clock menu more-arrow no yes

Filed under:

Royals Rumblings - News for December 16, 2015

New, 322 comments

Crown. Town. Ale.

Royals Rumblings - News for December 16, 2015

David Lesky at Pine Tar Press thinks patience could pay off for the Royals.

Before I get really into it, I want to address the idea that the Royals aren’t planning on raising payroll. I’m not saying that payroll won’t be the same as it was in 2015, but (and I made this point on Twitter) the Royals say this every year. And each of the last four seasons has begun with a payroll of at least $10 million more than the previous season. I’m just saying to take that talk with a grain of salt before preparing to throw stones at the Glass house. So anyway, this year, the Royals have waited for the market to set.

As Sam Mellinger noted in his column, it might have been nice if the Royals had waited for the market to set on a couple of their previous free agents, Ervin Santana and James Shields. They still may have been out of the market for those two, but when good free agents are left hanging out with no dance partner late in the offseason, it might be kind of nice to be able to have a wad of cash to throw at them to help your team out.

Sam Mellinger thinks the Royals TV deal is well under market rate.

I believe they make around $20 million a year from their horrendous TV contract. The current trend is for teams to receive upwards of $100 million, plus ownership in the carriers, and a share in advertising revenue. The Royals play in one of baseball’s smallest markets, so their deal should be on the small side, but they are also delivering record ratings and have ignited enormous interest locally and regionally. There is no telling where the TV industry will be in four years, or even two when negotiations are likely to start. But right now, conservatively, the Royals are taking in $40 million less than market value, and the real answer may be double that.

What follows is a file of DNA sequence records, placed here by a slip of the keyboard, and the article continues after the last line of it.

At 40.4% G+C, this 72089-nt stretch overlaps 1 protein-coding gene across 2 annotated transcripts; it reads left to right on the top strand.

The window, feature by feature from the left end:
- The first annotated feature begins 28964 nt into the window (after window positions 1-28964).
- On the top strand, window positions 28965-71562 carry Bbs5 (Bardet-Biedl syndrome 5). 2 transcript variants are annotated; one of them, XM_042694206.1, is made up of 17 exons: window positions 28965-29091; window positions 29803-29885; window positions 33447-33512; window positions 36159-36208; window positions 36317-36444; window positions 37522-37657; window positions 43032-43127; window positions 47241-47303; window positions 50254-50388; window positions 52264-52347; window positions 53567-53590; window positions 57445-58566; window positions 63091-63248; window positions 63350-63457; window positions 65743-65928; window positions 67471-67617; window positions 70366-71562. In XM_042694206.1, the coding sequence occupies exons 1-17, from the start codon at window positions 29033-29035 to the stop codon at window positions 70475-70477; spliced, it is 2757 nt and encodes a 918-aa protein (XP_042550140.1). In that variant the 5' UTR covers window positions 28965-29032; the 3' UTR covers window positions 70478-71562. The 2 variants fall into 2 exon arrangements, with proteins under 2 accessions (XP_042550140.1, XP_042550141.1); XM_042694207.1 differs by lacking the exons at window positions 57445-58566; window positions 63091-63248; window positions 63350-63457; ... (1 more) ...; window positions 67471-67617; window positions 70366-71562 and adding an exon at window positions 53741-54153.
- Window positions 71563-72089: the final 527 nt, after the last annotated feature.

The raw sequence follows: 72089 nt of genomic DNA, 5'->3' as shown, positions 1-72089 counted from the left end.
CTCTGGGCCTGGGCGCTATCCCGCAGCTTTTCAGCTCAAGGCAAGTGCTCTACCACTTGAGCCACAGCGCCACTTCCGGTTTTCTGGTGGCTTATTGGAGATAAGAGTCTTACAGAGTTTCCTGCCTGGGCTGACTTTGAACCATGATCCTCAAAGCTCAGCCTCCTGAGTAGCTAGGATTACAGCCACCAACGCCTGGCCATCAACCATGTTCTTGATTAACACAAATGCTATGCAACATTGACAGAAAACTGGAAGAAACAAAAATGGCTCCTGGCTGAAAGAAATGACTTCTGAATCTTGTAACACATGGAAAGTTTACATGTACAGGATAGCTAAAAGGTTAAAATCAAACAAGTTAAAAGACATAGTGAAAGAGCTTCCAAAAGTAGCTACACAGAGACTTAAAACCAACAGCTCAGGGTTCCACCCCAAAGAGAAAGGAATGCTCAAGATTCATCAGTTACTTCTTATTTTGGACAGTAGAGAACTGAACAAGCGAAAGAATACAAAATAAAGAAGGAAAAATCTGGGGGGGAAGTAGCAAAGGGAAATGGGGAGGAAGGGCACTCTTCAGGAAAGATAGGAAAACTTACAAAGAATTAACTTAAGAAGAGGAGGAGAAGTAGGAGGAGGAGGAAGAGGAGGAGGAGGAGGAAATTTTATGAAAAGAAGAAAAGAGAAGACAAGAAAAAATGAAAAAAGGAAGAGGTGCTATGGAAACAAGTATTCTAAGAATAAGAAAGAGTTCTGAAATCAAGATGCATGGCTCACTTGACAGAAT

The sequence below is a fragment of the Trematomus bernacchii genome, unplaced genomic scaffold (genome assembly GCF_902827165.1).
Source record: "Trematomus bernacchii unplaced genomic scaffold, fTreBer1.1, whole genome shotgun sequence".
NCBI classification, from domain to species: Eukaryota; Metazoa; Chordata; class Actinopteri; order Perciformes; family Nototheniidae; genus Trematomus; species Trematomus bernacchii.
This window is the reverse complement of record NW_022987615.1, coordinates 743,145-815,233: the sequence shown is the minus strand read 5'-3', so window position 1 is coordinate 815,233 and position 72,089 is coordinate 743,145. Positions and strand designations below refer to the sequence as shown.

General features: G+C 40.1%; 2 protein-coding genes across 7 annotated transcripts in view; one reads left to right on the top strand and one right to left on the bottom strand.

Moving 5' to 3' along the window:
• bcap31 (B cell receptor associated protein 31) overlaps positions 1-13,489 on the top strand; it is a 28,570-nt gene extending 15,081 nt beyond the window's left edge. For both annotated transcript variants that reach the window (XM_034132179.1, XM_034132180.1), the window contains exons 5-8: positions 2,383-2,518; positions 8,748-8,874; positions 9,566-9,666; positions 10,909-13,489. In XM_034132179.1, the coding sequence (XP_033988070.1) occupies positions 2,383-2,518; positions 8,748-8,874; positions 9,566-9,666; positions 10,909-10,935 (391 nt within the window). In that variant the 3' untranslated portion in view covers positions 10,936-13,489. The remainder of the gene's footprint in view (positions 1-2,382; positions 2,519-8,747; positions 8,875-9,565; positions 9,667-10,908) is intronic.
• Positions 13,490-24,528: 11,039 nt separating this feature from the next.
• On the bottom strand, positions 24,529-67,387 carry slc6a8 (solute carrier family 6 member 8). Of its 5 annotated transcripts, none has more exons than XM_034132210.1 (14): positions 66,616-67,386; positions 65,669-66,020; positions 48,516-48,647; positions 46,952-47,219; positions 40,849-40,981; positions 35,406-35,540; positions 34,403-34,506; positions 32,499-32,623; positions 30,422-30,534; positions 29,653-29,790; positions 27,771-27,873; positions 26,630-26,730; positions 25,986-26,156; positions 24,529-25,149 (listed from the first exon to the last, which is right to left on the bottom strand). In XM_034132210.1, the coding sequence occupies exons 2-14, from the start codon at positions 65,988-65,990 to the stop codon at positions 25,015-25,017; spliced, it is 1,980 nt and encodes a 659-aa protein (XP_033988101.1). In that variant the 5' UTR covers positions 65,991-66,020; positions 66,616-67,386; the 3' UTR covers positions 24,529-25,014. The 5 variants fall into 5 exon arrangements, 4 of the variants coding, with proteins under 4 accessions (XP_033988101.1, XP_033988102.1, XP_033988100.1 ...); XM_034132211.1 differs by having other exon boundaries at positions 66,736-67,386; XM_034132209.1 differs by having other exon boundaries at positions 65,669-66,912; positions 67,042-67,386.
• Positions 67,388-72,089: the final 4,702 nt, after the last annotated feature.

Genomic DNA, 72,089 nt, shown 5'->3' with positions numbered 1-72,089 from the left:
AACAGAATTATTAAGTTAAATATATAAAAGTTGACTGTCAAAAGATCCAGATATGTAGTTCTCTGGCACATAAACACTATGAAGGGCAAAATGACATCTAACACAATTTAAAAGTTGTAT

Paul Casella and AJ Cassavel give organizational grade cards to all teams.

KANSAS CITY ROYALS

Spending per win: A

Playoff success: A

Smart acquisitions: C

Homegrown success: C

Young talent: C

Suffice it to say, the Royals would be ranked well above No. 6 if we weren't taking into account the eight seasons before their sudden rise to dominance. In the past two years, Kansas City has become a juggernaut. Until 2014, the Royals' young talent hadn't panned out, and their moves on the open market always seemed to fall flat. Then, everything clicked. The Royals won a World Series and went to another with homegrown stars Eric Hosmer, Mike Moustakas, Alex Gordon and Yordano Ventura. They also struck gold in a couple of deals, landing Lorenzo Cain and Alcides Escobar in a trade for Zack Greinke in 2010, and landing Wade Davis as a virtual throw-in in the Wil Myers-for-James Shields swap.

Former Royals catcher Brayan Pena reunited with family members in Cuba.

Hos went to the Dolphins game on Monday.

The Star is setting up a pop-up store to sell Royals stuff.

Crown Town Ale from Boulevard Brewery hits shelves this week.

Will Bryce Harper become MLB's first $500 million player?

Pete Rose had a press conference about his rejected reinstatement at a bar with cheerleaders.

Korean free agent picher Seung Hwan Oh is under investigation for gambling.

The Royals have had discussions about Rockies outfielder Carlos Gonzalez, but he will demand a large haul in return.

Grant Brisbee wonders where Justin Upton will end up.

When the long snapper gets hurt, everything falls apart for NFL teams.

The Dallas Cowboys impose new restrictive social media rules on reporters.

A study shows renovations for Kansas City International Airport would cost more than a new terminal.

Facebook is changing the way it enforces its real name policy.

How to win your "White Elephant" gift exchange using game theory.

The sad economics of making money as a social media celebrity.

Your song of the day is The Animals with "We Gotta Get Out of this Place."